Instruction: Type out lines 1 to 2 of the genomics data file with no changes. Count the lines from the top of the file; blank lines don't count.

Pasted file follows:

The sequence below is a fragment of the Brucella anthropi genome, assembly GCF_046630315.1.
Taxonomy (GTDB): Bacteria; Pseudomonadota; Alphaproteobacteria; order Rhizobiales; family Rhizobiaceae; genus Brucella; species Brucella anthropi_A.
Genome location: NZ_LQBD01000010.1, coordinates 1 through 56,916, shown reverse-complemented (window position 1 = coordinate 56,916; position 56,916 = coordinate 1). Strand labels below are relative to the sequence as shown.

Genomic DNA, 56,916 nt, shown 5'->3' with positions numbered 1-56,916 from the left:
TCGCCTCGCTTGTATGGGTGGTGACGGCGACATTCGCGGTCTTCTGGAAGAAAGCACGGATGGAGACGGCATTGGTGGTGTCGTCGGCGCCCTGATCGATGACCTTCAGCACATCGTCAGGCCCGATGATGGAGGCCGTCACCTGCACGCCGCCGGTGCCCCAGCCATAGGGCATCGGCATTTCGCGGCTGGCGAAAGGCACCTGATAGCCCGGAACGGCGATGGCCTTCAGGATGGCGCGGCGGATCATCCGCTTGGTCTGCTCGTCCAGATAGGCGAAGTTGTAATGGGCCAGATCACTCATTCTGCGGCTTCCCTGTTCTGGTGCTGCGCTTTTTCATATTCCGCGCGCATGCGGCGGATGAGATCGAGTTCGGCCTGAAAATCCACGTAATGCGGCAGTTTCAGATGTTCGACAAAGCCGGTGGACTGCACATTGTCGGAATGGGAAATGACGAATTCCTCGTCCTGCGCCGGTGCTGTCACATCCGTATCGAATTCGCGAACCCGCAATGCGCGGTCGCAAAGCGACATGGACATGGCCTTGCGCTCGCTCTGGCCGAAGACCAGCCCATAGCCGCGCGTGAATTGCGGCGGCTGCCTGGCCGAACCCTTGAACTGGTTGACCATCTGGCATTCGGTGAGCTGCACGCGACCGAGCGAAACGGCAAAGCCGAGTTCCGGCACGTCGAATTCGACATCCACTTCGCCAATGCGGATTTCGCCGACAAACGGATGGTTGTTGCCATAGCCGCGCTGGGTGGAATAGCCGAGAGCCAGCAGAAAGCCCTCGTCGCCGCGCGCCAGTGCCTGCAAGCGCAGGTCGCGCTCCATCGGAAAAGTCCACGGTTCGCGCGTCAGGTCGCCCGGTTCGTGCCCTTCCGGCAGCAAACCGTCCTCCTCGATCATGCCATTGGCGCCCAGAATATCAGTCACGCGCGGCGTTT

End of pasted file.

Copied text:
The sequence below is a fragment of the Brucella anthropi genome, assembly GCF_046630315.1.
Taxonomy (GTDB): Bacteria; Pseudomonadota; Alphaproteobacteria; order Rhizobiales; family Rhizobiaceae; genus Brucella; species Brucella anthropi_A.